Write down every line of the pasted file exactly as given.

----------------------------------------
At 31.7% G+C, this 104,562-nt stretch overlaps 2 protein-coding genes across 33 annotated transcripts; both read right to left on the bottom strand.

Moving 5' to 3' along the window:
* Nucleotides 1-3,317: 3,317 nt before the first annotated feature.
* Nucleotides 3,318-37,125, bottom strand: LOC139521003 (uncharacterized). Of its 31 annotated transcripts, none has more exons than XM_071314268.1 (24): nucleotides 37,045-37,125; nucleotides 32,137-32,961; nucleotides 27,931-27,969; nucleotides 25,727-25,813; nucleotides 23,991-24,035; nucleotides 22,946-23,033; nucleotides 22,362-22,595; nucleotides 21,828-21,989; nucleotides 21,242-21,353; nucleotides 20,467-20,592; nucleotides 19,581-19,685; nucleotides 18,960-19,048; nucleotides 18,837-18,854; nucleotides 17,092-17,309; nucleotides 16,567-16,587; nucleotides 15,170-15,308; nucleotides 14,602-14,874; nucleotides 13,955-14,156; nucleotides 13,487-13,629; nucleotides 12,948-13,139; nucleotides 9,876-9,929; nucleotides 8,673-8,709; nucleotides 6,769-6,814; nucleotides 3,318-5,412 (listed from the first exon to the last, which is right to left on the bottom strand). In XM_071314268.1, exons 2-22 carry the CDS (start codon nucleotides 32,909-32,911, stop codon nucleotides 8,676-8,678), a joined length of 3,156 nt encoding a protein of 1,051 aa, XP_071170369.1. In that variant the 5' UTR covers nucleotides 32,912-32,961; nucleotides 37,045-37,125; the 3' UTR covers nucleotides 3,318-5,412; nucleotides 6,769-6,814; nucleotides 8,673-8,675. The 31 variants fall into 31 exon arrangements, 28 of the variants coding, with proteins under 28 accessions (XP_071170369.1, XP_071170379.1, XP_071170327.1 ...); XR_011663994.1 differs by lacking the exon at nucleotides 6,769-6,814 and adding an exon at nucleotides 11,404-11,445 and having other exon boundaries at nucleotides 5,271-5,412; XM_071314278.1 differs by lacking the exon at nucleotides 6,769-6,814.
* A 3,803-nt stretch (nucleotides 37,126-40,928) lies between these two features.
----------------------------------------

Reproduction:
At 31.7% G+C, this 104,562-nt stretch overlaps 2 protein-coding genes across 33 annotated transcripts; both read right to left on the bottom strand.

Moving 5' to 3' along the window:
* Nucleotides 1-3,317: 3,317 nt before the first annotated feature.
* Nucleotides 3,318-37,125, bottom strand: LOC139521003 (uncharacterized). Of its 31 annotated transcripts, none has more exons than XM_071314268.1 (24): nucleotides 37,045-37,125; nucleotides 32,137-32,961; nucleotides 27,931-27,969; nucleotides 25,727-25,813; nucleotides 23,991-24,035; nucleotides 22,946-23,033; nucleotides 22,362-22,595; nucleotides 21,828-21,989; nucleotides 21,242-21,353; nucleotides 20,467-20,592; nucleotides 19,581-19,685; nucleotides 18,960-19,048; nucleotides 18,837-18,854; nucleotides 17,092-17,309; nucleotides 16,567-16,587; nucleotides 15,170-15,308; nucleotides 14,602-14,874; nucleotides 13,955-14,156; nucleotides 13,487-13,629; nucleotides 12,948-13,139; nucleotides 9,876-9,929; nucleotides 8,673-8,709; nucleotides 6,769-6,814; nucleotides 3,318-5,412 (listed from the first exon to the last, which is right to left on the bottom strand). In XM_071314268.1, exons 2-22 carry the CDS (start codon nucleotides 32,909-32,911, stop codon nucleotides 8,676-8,678), a joined length of 3,156 nt encoding a protein of 1,051 aa, XP_071170369.1. In that variant the 5' UTR covers nucleotides 32,912-32,961; nucleotides 37,045-37,125; the 3' UTR covers nucleotides 3,318-5,412; nucleotides 6,769-6,814; nucleotides 8,673-8,675. The 31 variants fall into 31 exon arrangements, 28 of the variants coding, with proteins under 28 accessions (XP_071170369.1, XP_071170379.1, XP_071170327.1 ...); XR_011663994.1 differs by lacking the exon at nucleotides 6,769-6,814 and adding an exon at nucleotides 11,404-11,445 and having other exon boundaries at nucleotides 5,271-5,412; XM_071314278.1 differs by lacking the exon at nucleotides 6,769-6,814.
* A 3,803-nt stretch (nucleotides 37,126-40,928) lies between these two features.